The popularity surrounding Adult Swim’s greatest original show has been one of the most interesting phenomenons in pop culture history. Over the last few years, series like “Archer” and “Bojack Horseman” have helped to redefine animation on television. However, “Rick and Morty” has taken the emotional gravitas and humor of those shows while combining it with “The Simpsons” versatility. Creators Justin Roiland and Dan Harmon have used this versatility to touch on anything and everything they feel can contribute to the zeitgeist. “Rick and Morty” can be anything in any episode but keeps a fairly consistent formula across the stories it tells. In doing so, the show takes a dash of family comedy, sprinkles in a some Sci-Fi, and emerges as one of the best series on TV today.
“Rick and Morty” follows the Smith/Sanchez family through the trials and tribulations of a sci-fi world. Rick Sanchez (Roiland) is a brilliant but nihilistic scientist, who is essentially pure Id. Morty (also Roiland) is Rick’s grandson, and the two frequently go on spontaneous and dangerous adventures. They’re occasionally joined by Morty’s sister, Summer (Spencer Graham), a strong but cynical teenage girl. Rick’s daughter, Beth (Sarah Chalke), is married to Jerry (Chris Parnell), the unemployed and down on his luck father to Summer and Morty. The family is the picture of dysfunctional, yet the bonds that hold them together are extremely visceral and emotional.
The first episode of season 3 premiered on April Fool’s Day and nearly crashed the internet. The season 2 finale left Rick incarcerated and Earth in the hands of a galactic government. The 18 months that followed the finale were excruciating for fans of the show. It also may have been the best thing for the show. In that time, thousands of fans discovered the series, and the premiere of season 3 became one of the most anticipated premieres of TV in years.
The first episode follows Summer and Morty’s attempt to find their grandfather, while Rick masterminds an escape from prison. Jerry is successful under the new government’s rule, but Beth is a disaster. Rick, Morty, and Summer dominate the storyline for most of the episode, both emotionally and with their humor. Rick takes a taxi down a dark road, and whether or not the revelations of his arc are true or not, they reveal Rick’s underlying motivation that family is something worth fighting for.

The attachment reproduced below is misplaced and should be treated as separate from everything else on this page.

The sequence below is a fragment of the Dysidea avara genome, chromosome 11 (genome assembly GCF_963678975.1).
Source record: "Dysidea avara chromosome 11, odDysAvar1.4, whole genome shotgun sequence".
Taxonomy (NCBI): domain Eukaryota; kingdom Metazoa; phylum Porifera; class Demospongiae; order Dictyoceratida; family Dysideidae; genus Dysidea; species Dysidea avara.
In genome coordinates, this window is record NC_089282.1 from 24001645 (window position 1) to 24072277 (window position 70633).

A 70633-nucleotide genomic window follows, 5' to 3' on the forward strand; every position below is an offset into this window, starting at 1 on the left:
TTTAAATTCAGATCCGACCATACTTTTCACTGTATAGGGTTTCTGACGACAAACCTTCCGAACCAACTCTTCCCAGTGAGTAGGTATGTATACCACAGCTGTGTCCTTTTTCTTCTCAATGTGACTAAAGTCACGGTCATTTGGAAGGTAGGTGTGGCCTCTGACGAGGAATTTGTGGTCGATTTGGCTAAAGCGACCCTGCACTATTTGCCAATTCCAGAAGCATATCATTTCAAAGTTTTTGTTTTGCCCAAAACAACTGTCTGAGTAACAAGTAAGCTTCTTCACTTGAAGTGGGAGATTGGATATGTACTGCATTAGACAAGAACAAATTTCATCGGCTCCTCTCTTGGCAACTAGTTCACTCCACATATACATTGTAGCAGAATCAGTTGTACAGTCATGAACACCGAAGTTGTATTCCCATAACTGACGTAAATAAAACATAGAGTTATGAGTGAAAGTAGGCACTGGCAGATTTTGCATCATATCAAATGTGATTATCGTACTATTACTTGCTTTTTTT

The second episode focuses on a “Mad Max” inspired dystopia, but utilizes the setting to discuss Jerry and Beth’s divorce. Beth becomes a cold and unfeeling killer in the dystopia, and in Furiosa fashion, becomes one of its leaders. Meanwhile, Morty projects his feelings onto Summer, only to display high levels of violence that prove he is equally affected by the separation. Rick worsens their situation, as he often does, in pursuit of treasures and isotypes. The three cannot fully process the impact the separation will have on their family, but rely on each other to find their way through the process.
In the episodes, it’s clear the 18 months of waiting led to a strong start to the season. The series is back to strong parody and may have displayed two of its best episodes so far. The joke per minute ratio is frankly insane, especially considering the physically violent gags it pulls off. No moment may be more hilarious than Morty’s arm “Armethy” having flashbacks to its own revenge story. Then again, who thought a dipping sauce made to promote a late Disney Renaissance movie would impact the cultural zeitgeist.
Roiland and Harmon have created a monster here, one that only presents itself as nihilistic paradise, but is one of the most emotionally deep series on TV today. Each character is so thoroughly fleshed out, that each has a way of burrowing into the audience’s subconscious. While Rick and Morty remain at the center of the show, each character brings something invaluable to the table every episode. If this season continues to delve into the plots laid out in the first two episodes, there may not be a better series on TV. This show has already conquered the dangers of depression, alcoholism, and drug addiction in meaningful ways. Roiland and company seem to have a lot more to say about what makes us human.